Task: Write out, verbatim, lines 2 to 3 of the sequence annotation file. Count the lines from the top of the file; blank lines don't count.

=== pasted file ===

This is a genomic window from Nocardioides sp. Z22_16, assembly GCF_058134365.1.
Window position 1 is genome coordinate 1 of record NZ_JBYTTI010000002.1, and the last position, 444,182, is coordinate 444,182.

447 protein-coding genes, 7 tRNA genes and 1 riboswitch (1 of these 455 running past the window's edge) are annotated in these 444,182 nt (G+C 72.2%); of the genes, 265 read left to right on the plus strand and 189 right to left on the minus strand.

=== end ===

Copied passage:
Window position 1 is genome coordinate 1 of record NZ_JBYTTI010000002.1, and the last position, 444,182, is coordinate 444,182.

447 protein-coding genes, 7 tRNA genes and 1 riboswitch (1 of these 455 running past the window's edge) are annotated in these 444,182 nt (G+C 72.2%); of the genes, 265 read left to right on the plus strand and 189 right to left on the minus strand.